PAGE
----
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Saul Good recently had the pleasure of touring behind the scenes at the Estate of Vancouver's own, Domenica Fiore in Orvieto, Italy. We stopped by the estate to discover how Cesare Bianchini, Direttore, makes legendary olive oil and why it has been winning awards across the globe year after year. 

“Five million years ago, this orchard was beneath the Tyrrhenian sea” explains Cesare as he sifts through a handful of sandy soil that reveals small fossilized shells. We stand in the drizzling rain amongst 10,000 olive trees. In the distance is the ancient town of Orvieto, Italy. Cesare invites us to look closely at the tiny details of their process. “The soil is full of minerals from the sea (calcium, mica, and iron). The olive trees love the lite sandy soil, because it is never heavy or muddy. The soil creates complexity in the olive oil.” As we examine the soil, a gust of wind catches the tiny pale green leaves on the olive trees and they flutter with elegance.



“Look at the base of the roots” instructs Cesare. “If you look closely around the base of the trees you can see the quality of the organic soil. Do you see the tiny wildflowers growing? These flowers cannot survive in chemicals.”

The Domenica Fiore olive orchard exists in an environment that is at the “edge of possibility”. It is almost too cold to grow, but it is perfect for growing organic. The soil and the elevation are the key components. These ideal conditions were established millions of years ago before the goddess Athena invented olive oil.



Once upon a time, volcanic activity caused the Tyrrhenian sea bed to rise and form the Apennine Mountains. As the earth ruptured and rose up, the minerals and nutrients of the sea were tucked into molten rock. When the sea bed rose to higher elevations, it became perfectly situated for growing truly organic olive trees. At this higher elevation, the colder temperatures provide protection against pest infestations, such as olive flies. In the Domenica Fiore orchard, the organic purity is protected by a thick forest that surrounds the property like a fortress.

“There have been times when the cold is extreme and the trees freeze to death, such as the frost of 1956.” explains Cesare. However, the roots never die and the trees can be reborn. As the tree regrows, it requires guidance and pruning that is like sculpting. There is a delicateness to these particular trees and they cannot be harvested by machines. All of the olives must be picked by hand.

“Our olives are picked as soon as they are ripe. This is an important difference that sets us apart.” explains Cesare as he welcomes us indoors to eat lunch. “In ancient Italy, the emperors were given the oil from the early harvest. Many olive oils are produced from olives that are overripe. This is done to increase the amount of the oil, but the higher quantity comes at the price of lower quality.” he explains.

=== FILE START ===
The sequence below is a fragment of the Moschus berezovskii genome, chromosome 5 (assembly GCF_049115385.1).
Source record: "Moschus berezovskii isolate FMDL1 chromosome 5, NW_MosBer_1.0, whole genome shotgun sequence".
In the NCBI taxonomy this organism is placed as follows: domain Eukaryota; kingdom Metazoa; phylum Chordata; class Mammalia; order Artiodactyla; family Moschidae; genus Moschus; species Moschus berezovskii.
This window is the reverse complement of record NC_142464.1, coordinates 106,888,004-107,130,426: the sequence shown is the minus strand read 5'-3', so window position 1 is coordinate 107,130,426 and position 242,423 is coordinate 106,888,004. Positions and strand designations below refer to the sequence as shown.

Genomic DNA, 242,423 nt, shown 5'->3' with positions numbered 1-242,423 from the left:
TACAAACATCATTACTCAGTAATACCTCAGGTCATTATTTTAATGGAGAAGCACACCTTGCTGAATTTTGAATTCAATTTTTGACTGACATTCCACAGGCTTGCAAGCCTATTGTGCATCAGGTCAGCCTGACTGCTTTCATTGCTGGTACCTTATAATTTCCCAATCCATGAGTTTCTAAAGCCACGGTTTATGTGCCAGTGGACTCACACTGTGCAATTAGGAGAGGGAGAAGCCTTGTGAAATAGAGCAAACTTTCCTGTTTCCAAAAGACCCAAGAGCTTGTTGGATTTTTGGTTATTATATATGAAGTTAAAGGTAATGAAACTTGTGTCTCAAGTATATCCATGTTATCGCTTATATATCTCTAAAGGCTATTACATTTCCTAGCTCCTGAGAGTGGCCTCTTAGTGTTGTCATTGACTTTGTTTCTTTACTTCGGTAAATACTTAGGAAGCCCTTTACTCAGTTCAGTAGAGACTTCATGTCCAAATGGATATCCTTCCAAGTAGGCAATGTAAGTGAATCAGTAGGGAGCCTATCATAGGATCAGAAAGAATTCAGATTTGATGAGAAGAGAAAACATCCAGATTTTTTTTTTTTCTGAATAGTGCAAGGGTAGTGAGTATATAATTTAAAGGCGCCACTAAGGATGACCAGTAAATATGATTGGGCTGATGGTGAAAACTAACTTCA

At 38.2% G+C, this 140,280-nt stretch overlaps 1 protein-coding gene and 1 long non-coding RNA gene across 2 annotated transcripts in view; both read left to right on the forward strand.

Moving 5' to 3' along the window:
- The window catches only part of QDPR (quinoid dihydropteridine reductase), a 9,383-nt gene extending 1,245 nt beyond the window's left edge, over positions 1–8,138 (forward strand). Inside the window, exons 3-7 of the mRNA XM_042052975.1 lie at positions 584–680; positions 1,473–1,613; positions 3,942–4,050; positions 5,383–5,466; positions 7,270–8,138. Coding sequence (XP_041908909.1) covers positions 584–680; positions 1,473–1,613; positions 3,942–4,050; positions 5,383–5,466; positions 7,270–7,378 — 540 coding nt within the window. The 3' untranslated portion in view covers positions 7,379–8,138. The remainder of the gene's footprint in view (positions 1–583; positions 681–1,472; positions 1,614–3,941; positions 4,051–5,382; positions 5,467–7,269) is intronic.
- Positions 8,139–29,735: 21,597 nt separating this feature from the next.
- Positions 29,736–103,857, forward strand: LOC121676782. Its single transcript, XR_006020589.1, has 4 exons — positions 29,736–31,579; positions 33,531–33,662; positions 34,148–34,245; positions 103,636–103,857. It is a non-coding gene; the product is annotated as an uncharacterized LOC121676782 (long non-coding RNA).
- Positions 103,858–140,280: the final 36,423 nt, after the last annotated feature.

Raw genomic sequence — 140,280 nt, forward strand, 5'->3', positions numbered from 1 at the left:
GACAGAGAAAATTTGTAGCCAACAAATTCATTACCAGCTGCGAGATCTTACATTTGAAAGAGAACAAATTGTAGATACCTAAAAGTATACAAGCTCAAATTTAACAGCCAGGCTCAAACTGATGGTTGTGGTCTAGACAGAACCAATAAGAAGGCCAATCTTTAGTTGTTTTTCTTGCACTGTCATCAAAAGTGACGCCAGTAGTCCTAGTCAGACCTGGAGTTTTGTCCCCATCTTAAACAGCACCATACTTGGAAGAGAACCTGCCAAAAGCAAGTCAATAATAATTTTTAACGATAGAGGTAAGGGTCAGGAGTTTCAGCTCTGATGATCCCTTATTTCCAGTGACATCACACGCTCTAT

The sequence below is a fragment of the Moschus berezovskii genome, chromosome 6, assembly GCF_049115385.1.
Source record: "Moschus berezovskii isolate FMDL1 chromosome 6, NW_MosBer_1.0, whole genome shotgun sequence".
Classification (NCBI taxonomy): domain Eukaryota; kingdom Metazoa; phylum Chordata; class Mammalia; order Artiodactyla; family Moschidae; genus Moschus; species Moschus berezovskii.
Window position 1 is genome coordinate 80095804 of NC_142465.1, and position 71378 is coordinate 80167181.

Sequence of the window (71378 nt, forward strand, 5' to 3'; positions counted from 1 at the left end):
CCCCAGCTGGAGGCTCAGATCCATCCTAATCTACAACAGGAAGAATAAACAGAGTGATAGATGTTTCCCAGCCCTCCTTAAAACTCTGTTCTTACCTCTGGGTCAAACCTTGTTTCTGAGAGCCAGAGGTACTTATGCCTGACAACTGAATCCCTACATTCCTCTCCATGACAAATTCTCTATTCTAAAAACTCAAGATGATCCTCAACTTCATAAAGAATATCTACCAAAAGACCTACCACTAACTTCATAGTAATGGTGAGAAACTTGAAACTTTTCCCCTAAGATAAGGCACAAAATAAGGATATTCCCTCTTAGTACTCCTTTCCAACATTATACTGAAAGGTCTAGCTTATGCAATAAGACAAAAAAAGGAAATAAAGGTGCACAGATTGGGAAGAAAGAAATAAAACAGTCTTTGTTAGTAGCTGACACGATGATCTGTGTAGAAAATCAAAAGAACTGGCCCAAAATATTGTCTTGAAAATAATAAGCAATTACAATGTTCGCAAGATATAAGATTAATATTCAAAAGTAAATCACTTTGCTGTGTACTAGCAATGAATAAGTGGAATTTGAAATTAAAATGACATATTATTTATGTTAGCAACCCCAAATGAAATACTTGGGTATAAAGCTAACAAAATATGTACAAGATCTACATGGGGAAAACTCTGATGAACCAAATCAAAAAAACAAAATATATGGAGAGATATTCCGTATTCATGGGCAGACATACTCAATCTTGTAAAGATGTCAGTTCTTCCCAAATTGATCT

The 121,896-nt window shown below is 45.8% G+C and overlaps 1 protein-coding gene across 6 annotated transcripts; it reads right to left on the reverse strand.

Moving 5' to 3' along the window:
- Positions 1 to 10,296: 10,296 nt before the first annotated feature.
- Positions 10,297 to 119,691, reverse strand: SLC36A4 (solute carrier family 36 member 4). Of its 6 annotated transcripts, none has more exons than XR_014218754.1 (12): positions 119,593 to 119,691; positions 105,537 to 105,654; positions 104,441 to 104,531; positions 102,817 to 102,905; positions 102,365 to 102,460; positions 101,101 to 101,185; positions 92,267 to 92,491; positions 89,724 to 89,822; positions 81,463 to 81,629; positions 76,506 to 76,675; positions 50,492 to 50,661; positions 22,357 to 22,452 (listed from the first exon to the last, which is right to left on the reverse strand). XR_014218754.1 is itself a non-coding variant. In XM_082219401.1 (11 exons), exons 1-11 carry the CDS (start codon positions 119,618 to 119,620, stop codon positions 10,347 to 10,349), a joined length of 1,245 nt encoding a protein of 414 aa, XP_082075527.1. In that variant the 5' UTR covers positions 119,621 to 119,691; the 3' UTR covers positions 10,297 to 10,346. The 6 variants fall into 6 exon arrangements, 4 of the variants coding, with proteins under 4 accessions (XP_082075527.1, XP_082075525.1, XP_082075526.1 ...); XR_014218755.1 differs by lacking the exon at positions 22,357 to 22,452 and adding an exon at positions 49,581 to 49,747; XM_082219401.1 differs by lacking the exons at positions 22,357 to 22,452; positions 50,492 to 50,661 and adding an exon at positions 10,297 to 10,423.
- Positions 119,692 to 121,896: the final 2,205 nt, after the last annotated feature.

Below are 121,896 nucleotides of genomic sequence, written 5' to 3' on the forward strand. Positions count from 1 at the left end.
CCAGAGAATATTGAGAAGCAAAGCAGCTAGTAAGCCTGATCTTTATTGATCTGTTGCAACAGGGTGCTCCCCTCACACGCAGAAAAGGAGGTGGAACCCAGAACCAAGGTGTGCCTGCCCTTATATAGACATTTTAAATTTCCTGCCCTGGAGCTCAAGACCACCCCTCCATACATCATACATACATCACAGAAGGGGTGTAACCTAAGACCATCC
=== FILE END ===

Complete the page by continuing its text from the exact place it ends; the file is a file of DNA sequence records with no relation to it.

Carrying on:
Cesare invites us to partake in an olive oil tasting with locally grown green apples and crusty pieces of freshly baked baguette. The oil is a vibrant green. The first sip of oil is both fruity and pungent with tasting notes of fresh herbs and artichokes. The complexity is profound. “The oil is crafted by malaxing (slowly churning) the entire olive for 30 minutes including the pit. You cannot squeeze the oil out.” explains Cesare. “I love creating harmony between robust pungence and fruitiness.” he speaks of his craft with the adoration of a masterful artist or musician. 

Photo Credit: Saul Good/Domenica Fiore

“Although early harvesting creates a smaller amount of oil, it is worth it. Our method creates a very high concentration of polyphenols and very low acidity. This creates more intensity and health benefits. Cesare leans back and sips on white wine. He is surrounded by award certificates that cover a large wall and trophies that illuminate as daylight pours through the window. Each award verifies that Domenica Fiore is the best olive oil in the world.

The success of Domenica Fiore is well-earned. Cesare went to an Olive Oil school in Paris called Onnanoo and he has worked hard to perfect the art and science of his craft. The consistency of perfection requires a reverence for all the delicate details and a relentless expertise in science. In order to protect the quality of the olive oil, Cesare and his team conduct a process of vacuum sealing.

After lunch, he guides us through stainless steel towers where the olive oil is stored. It is then bottled using stainless steel and nitrogen gas. This prevents oxidation and preserves the vibrancy, purity and freshness. When your bring olive oil into your home, store it away from the stove at fifteen or sixteen degrees. Seven to ten degrees is too cold. A wine fridge is ideal.




Domenica Fiore is an example of a local Vancouver business that collaborates with folks who are in other other parts of the world. Although this olive oil is made in Italy, it is made in a way that nourishes the local Orvieto environment and economy while supporting a local Vancouver company. We are honoured and delighted to bring Cesare’s brilliant olive oil to your table in our Vancouver gift baskets.